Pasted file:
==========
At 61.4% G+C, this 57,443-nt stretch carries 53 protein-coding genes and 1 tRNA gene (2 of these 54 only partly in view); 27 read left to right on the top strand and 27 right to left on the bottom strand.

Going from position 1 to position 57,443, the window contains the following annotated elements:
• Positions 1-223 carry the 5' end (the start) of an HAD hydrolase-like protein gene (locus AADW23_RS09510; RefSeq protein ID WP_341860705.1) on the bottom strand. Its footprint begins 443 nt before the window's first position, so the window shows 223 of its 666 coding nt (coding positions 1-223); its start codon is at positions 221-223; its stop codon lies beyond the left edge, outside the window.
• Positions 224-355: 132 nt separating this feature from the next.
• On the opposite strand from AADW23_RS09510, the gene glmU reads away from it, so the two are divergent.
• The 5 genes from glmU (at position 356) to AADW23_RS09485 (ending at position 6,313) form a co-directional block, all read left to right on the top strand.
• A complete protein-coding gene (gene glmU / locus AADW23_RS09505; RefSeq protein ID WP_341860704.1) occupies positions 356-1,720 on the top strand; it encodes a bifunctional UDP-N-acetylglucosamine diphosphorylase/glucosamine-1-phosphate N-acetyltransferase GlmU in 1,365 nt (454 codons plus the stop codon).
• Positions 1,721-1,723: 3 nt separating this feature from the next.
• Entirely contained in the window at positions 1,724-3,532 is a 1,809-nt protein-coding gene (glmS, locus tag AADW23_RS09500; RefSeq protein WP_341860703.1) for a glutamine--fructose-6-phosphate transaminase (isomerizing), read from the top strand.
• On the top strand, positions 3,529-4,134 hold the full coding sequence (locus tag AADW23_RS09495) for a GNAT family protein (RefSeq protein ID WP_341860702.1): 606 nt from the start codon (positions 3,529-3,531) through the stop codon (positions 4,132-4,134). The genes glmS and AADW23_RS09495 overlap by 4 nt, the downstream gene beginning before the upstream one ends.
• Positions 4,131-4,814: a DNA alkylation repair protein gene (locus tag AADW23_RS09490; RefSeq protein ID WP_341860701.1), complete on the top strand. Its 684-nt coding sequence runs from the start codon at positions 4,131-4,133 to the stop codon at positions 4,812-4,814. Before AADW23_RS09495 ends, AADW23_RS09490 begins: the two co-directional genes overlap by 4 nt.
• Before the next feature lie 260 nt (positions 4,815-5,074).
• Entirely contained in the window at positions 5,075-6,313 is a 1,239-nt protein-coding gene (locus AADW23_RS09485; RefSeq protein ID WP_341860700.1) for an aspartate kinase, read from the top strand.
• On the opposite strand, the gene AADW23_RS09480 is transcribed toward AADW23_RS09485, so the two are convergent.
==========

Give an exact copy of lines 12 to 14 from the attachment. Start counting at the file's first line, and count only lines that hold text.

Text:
• Before the next feature lie 260 nt (positions 4,815-5,074).
• Entirely contained in the window at positions 5,075-6,313 is a 1,239-nt protein-coding gene (locus AADW23_RS09485; RefSeq protein ID WP_341860700.1) for an aspartate kinase, read from the top strand.
• On the opposite strand, the gene AADW23_RS09480 is transcribed toward AADW23_RS09485, so the two are convergent.